"Although faith is the act of man, yet it is the work of God. “With the heart man believeth unto righteousness;” but that heart must, first of all, have been renewed by divine grace before it ever can be capable of the act of saving faith. Faith, we say, is man’s act, for we are commanded to “believe on the Lord Jesus Christ,” and we shall be saved. At the same time, faith is God’s gift, and wherever we find it, we may know that it did not come there from the force of nature, but from a work of divine grace.”

With the way some people speak of faith being God's gift, it seems that they want to deny that it is the act of man, contrary to Spurgeon's balance. They seem to think that if faith is the act of man, it must therefore be a "work." This is false. A "work" is a particular kind of action (not all actions--such as the need for repentance and faith for justification--are works) that reaches within for self-sufficiency and/or self-righteousness, rather than reaching outward to Christ and his righteousness. All works are acts, but not all acts are works. Spurgeon is right to insist that faith is our voluntary response or action, and he is not thereby introducing "works" into the ground of our justification.

John Flavel also has the balance between divine sovereignty and human responsibility in our salvation. He said:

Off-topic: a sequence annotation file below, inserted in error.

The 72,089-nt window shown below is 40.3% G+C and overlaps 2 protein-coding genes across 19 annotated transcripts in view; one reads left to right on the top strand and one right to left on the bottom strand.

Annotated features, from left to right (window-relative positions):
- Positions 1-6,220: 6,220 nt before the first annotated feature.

"Coming to Christ notes the voluntariness of the soul in its motion to Christ. It is true, there is no coming without the Father's drawing; but that drawing has nothing of coaction in it; it does not destroy, but powerfully, and with an overcoming sweetness, persuade the will. It is not forced or driven, but it comes; being made "willing in the day of God's power," Psal. 110: 3. Ask a poor distressed sinner in that season, Are you willing to come to Christ? O rather than live! life is not so necessary as Christ is! O! with all my heart, ten thousand worlds for Jesus Christ, if he could be purchased, were nothing answerable to his value in mine eyes! The soul's motion to Christ is free and voluntary, it is coming."

In all of these quotes, note carefully how divine sovereignty and human responsibility are kept in biblical balance, without introducing "works" into the ground of our justification.

YnottonY said...

"I hold as firmly as any man living, that repentance and conversion are the work of the Holy Spirit, but I would sooner lose this hand, and both, than I would give up preaching that it is the duty of men to repent and believe and that it is the duty of Christian ministers to say to them, 'Repent and be convereted, that your sins may be blotted out.'" MTP, vol. 14, p. 196

Faith and repentance are man's "duty" (i.e. responsibility) because 1) God commands us to respond and 2) faith is our act. Just because faith and repentance are the result of God's sovereign, efficacious drawing (or regenerating work), it does not follow that those actions are not our "duty." If any of Phil's readers have doubts about the doctrine of "duty-faith" (and I know it's true of a few reading this :-), then this is all it means. Spurgeon has the balance on this subject. Hear ye him.